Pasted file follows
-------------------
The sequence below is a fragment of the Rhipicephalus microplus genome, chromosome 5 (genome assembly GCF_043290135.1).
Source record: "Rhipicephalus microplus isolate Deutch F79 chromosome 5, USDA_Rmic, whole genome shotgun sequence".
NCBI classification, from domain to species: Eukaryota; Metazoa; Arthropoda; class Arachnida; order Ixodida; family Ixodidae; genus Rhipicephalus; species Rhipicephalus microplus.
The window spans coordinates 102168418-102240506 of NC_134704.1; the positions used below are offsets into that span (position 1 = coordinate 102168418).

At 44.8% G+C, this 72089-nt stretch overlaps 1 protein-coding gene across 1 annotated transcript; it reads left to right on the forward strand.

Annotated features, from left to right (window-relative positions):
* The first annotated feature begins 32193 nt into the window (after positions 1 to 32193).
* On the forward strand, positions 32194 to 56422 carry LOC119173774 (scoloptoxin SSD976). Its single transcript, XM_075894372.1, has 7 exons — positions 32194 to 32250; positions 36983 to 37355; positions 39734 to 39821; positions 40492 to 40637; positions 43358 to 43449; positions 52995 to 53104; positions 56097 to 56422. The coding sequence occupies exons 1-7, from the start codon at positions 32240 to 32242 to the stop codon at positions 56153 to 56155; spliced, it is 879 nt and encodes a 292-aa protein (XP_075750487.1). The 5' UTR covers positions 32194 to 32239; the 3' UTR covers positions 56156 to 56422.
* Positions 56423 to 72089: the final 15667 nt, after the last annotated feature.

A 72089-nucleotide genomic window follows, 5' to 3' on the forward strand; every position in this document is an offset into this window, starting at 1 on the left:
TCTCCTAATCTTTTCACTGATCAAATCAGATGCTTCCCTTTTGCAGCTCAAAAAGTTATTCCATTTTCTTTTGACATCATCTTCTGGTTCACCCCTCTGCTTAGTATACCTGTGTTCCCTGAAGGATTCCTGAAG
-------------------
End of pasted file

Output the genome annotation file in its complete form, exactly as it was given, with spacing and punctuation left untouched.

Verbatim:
The sequence below is a fragment of the Rhipicephalus microplus genome, chromosome 5 (genome assembly GCF_043290135.1).
Source record: "Rhipicephalus microplus isolate Deutch F79 chromosome 5, USDA_Rmic, whole genome shotgun sequence".
NCBI classification, from domain to species: Eukaryota; Metazoa; Arthropoda; class Arachnida; order Ixodida; family Ixodidae; genus Rhipicephalus; species Rhipicephalus microplus.
The window spans coordinates 102168418-102240506 of NC_134704.1; the positions used below are offsets into that span (position 1 = coordinate 102168418).

At 44.8% G+C, this 72089-nt stretch overlaps 1 protein-coding gene across 1 annotated transcript; it reads left to right on the forward strand.

Annotated features, from left to right (window-relative positions):
* The first annotated feature begins 32193 nt into the window (after positions 1 to 32193).
* On the forward strand, positions 32194 to 56422 carry LOC119173774 (scoloptoxin SSD976). Its single transcript, XM_075894372.1, has 7 exons — positions 32194 to 32250; positions 36983 to 37355; positions 39734 to 39821; positions 40492 to 40637; positions 43358 to 43449; positions 52995 to 53104; positions 56097 to 56422. The coding sequence occupies exons 1-7, from the start codon at positions 32240 to 32242 to the stop codon at positions 56153 to 56155; spliced, it is 879 nt and encodes a 292-aa protein (XP_075750487.1). The 5' UTR covers positions 32194 to 32239; the 3' UTR covers positions 56156 to 56422.
* Positions 56423 to 72089: the final 15667 nt, after the last annotated feature.

A 72089-nucleotide genomic window follows, 5' to 3' on the forward strand; every position in this document is an offset into this window, starting at 1 on the left:
TCTCCTAATCTTTTCACTGATCAAATCAGATGCTTCCCTTTTGCAGCTCAAAAAGTTATTCCATTTTCTTTTGACATCATCTTCTGGTTCACCCCTCTGCTTAGTATACCTGTGTTCCCTGAAGGATTCCTGAAG